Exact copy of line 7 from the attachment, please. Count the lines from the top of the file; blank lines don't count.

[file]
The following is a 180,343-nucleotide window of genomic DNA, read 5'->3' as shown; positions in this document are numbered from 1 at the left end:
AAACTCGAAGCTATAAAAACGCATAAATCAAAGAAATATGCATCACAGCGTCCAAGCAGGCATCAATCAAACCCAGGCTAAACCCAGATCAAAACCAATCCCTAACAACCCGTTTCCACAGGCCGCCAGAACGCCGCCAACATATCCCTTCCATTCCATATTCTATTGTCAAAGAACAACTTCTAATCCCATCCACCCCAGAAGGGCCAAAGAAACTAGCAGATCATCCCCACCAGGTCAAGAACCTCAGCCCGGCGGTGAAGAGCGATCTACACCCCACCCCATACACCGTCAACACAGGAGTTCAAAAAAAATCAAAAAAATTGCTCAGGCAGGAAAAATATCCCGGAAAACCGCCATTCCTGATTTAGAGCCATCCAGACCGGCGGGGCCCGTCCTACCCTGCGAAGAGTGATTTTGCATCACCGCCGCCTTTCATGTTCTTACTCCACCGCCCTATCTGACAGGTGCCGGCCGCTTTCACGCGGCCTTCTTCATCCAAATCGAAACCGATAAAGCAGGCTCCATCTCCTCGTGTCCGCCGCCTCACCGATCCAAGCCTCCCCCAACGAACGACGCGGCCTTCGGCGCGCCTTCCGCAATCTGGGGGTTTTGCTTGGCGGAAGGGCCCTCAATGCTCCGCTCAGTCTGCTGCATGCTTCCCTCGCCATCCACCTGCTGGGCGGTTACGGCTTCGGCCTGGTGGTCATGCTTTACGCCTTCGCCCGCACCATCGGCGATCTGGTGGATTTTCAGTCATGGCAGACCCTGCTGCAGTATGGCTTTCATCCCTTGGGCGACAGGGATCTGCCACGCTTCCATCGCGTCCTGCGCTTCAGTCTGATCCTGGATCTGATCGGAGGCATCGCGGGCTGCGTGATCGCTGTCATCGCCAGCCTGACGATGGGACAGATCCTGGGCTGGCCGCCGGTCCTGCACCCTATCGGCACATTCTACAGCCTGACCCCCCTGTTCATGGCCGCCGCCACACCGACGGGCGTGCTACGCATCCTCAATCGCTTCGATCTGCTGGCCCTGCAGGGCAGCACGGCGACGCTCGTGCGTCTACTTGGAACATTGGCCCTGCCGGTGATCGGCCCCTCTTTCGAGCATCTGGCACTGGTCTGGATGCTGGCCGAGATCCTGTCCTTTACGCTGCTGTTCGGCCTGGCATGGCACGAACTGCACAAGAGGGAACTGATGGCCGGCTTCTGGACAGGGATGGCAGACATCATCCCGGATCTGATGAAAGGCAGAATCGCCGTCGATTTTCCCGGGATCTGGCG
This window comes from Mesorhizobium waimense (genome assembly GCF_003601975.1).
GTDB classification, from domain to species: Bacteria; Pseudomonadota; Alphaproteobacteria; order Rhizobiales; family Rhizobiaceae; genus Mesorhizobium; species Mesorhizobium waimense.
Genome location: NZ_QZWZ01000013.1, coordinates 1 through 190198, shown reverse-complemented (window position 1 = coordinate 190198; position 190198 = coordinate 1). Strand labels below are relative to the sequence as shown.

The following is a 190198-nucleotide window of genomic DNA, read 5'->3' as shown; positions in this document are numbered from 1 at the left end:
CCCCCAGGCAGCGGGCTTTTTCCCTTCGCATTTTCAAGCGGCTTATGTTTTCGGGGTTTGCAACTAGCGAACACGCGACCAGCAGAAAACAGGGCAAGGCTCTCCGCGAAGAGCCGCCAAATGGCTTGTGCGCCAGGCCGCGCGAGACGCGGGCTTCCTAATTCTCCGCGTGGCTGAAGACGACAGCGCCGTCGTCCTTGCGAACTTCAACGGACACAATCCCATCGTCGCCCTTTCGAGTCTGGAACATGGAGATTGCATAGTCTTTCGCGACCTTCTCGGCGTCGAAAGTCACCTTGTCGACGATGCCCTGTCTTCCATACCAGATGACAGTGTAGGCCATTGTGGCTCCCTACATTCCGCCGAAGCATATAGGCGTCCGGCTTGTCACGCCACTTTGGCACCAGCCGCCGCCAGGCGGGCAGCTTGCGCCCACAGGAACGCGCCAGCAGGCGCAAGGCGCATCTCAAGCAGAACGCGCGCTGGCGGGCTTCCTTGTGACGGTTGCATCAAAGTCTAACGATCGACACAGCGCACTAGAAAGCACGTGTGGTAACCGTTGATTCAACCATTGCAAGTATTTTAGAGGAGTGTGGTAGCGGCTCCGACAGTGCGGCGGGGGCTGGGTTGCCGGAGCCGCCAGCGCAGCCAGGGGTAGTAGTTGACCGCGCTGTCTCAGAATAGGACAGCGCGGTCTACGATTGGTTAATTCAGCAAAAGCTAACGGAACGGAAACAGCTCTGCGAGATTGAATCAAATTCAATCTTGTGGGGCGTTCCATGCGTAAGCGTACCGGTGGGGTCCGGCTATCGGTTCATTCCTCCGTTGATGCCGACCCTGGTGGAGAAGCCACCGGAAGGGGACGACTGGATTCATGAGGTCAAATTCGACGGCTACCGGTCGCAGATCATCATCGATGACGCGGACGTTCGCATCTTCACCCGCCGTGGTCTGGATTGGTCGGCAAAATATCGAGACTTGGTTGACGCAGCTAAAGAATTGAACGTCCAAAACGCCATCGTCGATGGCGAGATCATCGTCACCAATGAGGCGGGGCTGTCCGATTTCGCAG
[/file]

CCCCCAGGCAGCGGGCTTTTTCCCTTCGCATTTTCAAGCGGCTTATGTTTTCGGGGTTTGCAACTAGCGAACACGCGACCAGCAGAAAACAGGGCAAGGCTCTCCGCGAAGAGCCGCCAAATGGCTTGTGCGCCAGGCCGCGCGAGACGCGGGCTTCCTAATTCTCCGCGTGGCTGAAGACGACAGCGCCGTCGTCCTTGCGAACTTCAACGGACACAATCCCATCGTCGCCCTTTCGAGTCTGGAACATGGAGATTGCATAGTCTTTCGCGACCTTCTCGGCGTCGAAAGTCACCTTGTCGACGATGCCCTGTCTTCCATACCAGATGACAGTGTAGGCCATTGTGGCTCCCTACATTCCGCCGAAGCATATAGGCGTCCGGCTTGTCACGCCACTTTGGCACCAGCCGCCGCCAGGCGGGCAGCTTGCGCCCACAGGAACGCGCCAGCAGGCGCAAGGCGCATCTCAAGCAGAACGCGCGCTGGCGGGCTTCCTTGTGACGGTTGCATCAAAGTCTAACGATCGACACAGCGCACTAGAAAGCACGTGTGGTAACCGTTGATTCAACCATTGCAAGTATTTTAGAGGAGTGTGGTAGCGGCTCCGACAGTGCGGCGGGGGCTGGGTTGCCGGAGCCGCCAGCGCAGCCAGGGGTAGTAGTTGACCGCGCTGTCTCAGAATAGGACAGCGCGGTCTACGATTGGTTAATTCAGCAAAAGCTAACGGAACGGAAACAGCTCTGCGAGATTGAATCAAATTCAATCTTGTGGGGCGTTCCATGCGTAAGCGTACCGGTGGGGTCCGGCTATCGGTTCATTCCTCCGTTGATGCCGACCCTGGTGGAGAAGCCACCGGAAGGGGACGACTGGATTCATGAGGTCAAATTCGACGGCTACCGGTCGCAGATCATCATCGATGACGCGGACGTTCGCATCTTCACCCGCCGTGGTCTGGATTGGTCGGCAAAATATCGAGACTTGGTTGACGCAGCTAAAGAATTGAACGTCCAAAACGCCATCGTCGATGGCGAGATCATCGTCACCAATGAGGCGGGGCTGTCCGATTTCGCAG